Has the IPOA-Seabirds been effective in the conservation of threatened seabirds? A review of National Plans of Action

Citation
Baker GB, Sullivan B, Copley P, et al (2016) Has the IPOA-Seabirds been effective in the conservation of threatened seabirds? A review of National Plans of Action. In: ACAP - Seventh Meeting of the Seabird Bycatch Working Group. ACAP-SBWG7-Doc13, Serena, Chile
Abstract

In 1999 the Food and Agriculture Organization of the United Nations (FAO) Committee on Fisheries (COFI), adopted the International Plan of Action for Reducing Incidental Catch of Seabirds in Longline Fisheries (IPOA-Seabirds). The IPOA-Seabirds is a voluntary instrument, and relates to States that conduct longline fishing within their jurisdictions and on the high seas. It stipulates that countries with an identified seabird bycatch problem should adopt a National Plan of Action - Seabirds (NPOA-S). In 2009 the FAO adopted Technical Guidelines for the IPOA-Seabirds which recommend NPOAs also be extended to cover other relevant fishing gears, including trawls and gillnets. In 2014 96 of COFI’s 136 Member States reported they had longline, trawl and/or gillnet fishing conducted within their jurisdiction. Despite this, only 10 States had prepared a NPOA-S, with a further four other ‘Plans prepared by either a Member Organization, Fishing Entity or regional government. Seven of the existing Plans have been prepared by ACAP Parties; Ecuador, France, Norway, Peru, Spain and the United Kingdom have yet to do so. The existing plans were assessed against FAO’s Technical Guidelines for IPOA-S, and scored against a 10-point scale, where a score of 10 represented full compliance with the guidelines. The results of this assessment will be presented, together with suggested potential updates to plans to help strengthen their conformity with the FAO Technical Guidelines. However, conformity with the Guidelines does not strictly relate to effectiveness in reducing bycatch. The relative importance placed on a NPOA-S will vary between States due to a range of factors, including the strength of national legislation related to conservation of the marine environment and management of fisheries. Therefore, it is feasible that a NPOA-Seabird scores highly in terms of compliance with the Guidelines but the implementation of the plan is poor. A comprehensive analysis of the implementation of each plan would be required to assess their effectiveness in reducing the bycatch of albatrosses and petrels.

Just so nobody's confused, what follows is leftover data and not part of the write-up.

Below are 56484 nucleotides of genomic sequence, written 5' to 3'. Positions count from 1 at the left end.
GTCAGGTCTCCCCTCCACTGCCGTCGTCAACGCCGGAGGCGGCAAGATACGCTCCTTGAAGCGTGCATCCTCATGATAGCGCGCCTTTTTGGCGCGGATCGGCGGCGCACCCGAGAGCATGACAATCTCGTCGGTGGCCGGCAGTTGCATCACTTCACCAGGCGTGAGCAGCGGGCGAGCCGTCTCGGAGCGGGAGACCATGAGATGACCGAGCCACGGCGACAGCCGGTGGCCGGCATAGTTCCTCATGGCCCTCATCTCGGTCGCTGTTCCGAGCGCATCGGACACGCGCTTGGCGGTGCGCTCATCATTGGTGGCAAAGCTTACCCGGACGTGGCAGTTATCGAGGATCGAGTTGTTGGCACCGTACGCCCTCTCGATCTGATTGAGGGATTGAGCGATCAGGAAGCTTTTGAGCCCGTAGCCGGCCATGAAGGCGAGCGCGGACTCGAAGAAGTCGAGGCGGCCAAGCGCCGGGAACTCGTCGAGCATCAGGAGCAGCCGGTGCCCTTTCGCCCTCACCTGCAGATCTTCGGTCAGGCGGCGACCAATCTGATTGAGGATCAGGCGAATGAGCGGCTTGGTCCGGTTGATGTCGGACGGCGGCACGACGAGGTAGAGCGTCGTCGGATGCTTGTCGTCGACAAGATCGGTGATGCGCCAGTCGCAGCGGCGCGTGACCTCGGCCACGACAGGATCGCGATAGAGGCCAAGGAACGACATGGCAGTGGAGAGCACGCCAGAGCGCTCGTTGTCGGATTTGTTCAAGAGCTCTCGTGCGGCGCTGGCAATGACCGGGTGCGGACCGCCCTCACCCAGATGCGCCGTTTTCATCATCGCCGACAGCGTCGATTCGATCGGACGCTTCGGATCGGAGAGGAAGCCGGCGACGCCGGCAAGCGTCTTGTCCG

RECOMMENDATIONS It is recommended that the Working Group: 1. Encourages ACAP Parties that do not have a National Plan to prepare a plan that fully complies with FAO’s Technical Guidelines for the IPOA-S. 2. Encourages Parties with an existing NPOA-s to review existing plans and strengthen them, as applicable, to ensure full compliance with the Technical Guidelines. 3. Conducts a comprehensive analysis of the implementation of each plan within the intersessional period to assess their effectiveness in reducing the bycatch of albatrosses and petrels.